It ended up being fine, with deals on some generic beer and good service; although the whole thing was still a bit bland. I suppose sitting in the Radisson would have been even more forgettable, so who am I to complain.

The next day we took the subway right back across the Potomac.

Walking along, we passed through an aromatic, international food market by going through that large, arched passageway; but unfortunately we had just eaten the complimentary breakfast at our Crystal City Radisson.

Since I didn't see it last time, I had to check off The White House today. Barry was nowhere to be found.

We stopped at the Smithsonian's National Museum of American History. I might have did this because of my friend Christian's disbelief that we didn't go to any museums in NYC, but the first floor displays of scientific instruments made me truly happy with his influence.

The nerdiness came out in Clarkman as he marveled at the ancient devices that his engineering brain actually understood. Again I stood impressed with his intelligence.

The second floor had displays pertaining to how modes of travel have changed American's lives. I geeked out at the Route 66 stuff.

There was also a piece of the Berlin Wall, meaning that I don't have to go to Berlin anymore, all thanks to my friend Christian!

As far as I can tell, this is the largest piece outside Germany, although there is an extensive list of 104 places that are home to various chunks and walls pieces.

After the National Museum of American History, we skirted the tidal basin while I craned my neck to look for any odd birds, then found ourselves over at the Thomas Jefferson Memorial.

Inside of the less famous memorial. This statue is not small.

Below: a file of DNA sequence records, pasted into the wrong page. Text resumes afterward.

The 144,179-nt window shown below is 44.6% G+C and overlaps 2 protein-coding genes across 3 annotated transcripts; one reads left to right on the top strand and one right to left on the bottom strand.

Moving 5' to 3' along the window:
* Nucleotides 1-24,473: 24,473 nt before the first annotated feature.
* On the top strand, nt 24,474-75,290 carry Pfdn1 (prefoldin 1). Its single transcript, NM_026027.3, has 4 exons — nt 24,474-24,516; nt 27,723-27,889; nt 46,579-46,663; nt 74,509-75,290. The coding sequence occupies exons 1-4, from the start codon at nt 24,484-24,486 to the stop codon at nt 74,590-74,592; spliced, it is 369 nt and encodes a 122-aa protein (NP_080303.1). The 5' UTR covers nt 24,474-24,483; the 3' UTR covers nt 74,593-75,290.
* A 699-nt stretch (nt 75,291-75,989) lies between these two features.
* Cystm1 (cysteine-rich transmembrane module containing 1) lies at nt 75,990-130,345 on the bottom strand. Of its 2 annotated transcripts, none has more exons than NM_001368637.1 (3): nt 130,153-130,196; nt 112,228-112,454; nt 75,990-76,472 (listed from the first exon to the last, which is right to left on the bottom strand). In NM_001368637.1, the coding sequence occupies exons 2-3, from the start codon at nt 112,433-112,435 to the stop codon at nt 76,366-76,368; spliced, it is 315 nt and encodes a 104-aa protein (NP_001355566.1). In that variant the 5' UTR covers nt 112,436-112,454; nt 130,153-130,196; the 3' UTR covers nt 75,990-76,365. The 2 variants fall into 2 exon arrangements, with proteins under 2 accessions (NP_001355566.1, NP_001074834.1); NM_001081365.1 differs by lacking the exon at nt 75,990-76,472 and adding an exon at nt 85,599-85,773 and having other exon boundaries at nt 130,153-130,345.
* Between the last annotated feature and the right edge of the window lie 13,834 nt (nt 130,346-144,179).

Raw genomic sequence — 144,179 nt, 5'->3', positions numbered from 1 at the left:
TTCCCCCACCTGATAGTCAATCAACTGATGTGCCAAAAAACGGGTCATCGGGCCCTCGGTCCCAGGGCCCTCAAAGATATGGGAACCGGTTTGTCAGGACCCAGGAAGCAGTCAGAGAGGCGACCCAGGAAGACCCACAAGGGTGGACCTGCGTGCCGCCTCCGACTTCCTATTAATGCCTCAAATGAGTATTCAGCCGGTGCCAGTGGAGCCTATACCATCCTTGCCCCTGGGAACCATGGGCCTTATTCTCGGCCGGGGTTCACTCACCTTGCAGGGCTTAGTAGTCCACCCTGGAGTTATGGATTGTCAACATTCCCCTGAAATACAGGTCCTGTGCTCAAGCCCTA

The Washington Metro.

By the time we got back to what was becoming our subway station, we had grown a bit tired from moving about in the unrelenting heat, while walking all over these museums and memorials. Hungry and with limited dining options near this area of monuments, we boarded the subway and got off in the Foggy Bottom district, near George Washington University. We found a quick Mediterranean spot that was decent, explored a glassy block or two, then returned to Arlington to clean ourselves up.

It was here that the funniest portion of the trip occurred, as Clarkman thought I was right behind him so he inquired, "So, we're going to go back to the hotel, shower, change clothes, then go out?" What he didn't realize was that there was a tall 20-something lady behind him, not one Navi Tyrone.

"Um, you seem like a really nice guy, but I'm not that type of gi..."

Clarkman had already embarrassedly scurried away with his tail between his legs, wondering where in Sam Hell I went off to. Ahahaha.

Anyway, tonight we'd head over to Nationals Park, home of the Washington Nationals since 2008.

As I've covered this one before, I don't think there's much need to go into the history once again.

The other game I attended at Nationals Park was a day game under overcast skies where they called for thunderstorms. Today's game was one of those fantastic near-fall evenings, where the present warm spell was about to break and the last evening is a bit cooler. A few pinkish clouds hung over the stadium, as the sun sunk somewhere out over Maryland or West Virginia.

We again sat in the outfield, this time in right, but thankfully there were a few seats missing, so everyone sat a bit more comfortably.

As we kept seeing games with mediocre teams and unexciting pitchers, we both were completely fine with going for another mid-game wander.

I have to admit that Nationals Park sure looked nicer at night. The lack of offensively bright stadium lights worked well for pictures.

After having a few pops at the game, we'd go back to the Radisson, myself not really wanting to go out in such a fancy city as Washington. Although once we had a few more Modelos back at the hotel, Clarkman was hungry and we found a nearby eatery casually bumping on this Friday night. I'd then try to buy some beer at the 7-11 after midnight, but was promptly accosted by the cashier before I told him to settle down as I was unfamiliar with their Virginia laws.

I think another reason we didn't go out was because we wanted to get on the road early tomorrow, but after more beers at the eatery down the street, it had to be 1 o'clock when we walked back towards the Crystal City Radisson.

Continue to Part 6!


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1 - DC.Curbed - A Brief History of the Washington Coliseum, Uline Arena

2 - District of Columbia, Historic Preservation Office - District of Columbia Inventory of Historic Sites

3 - The Washington Post - Saved: D.C.'s Beatles Connection, Marc Fisher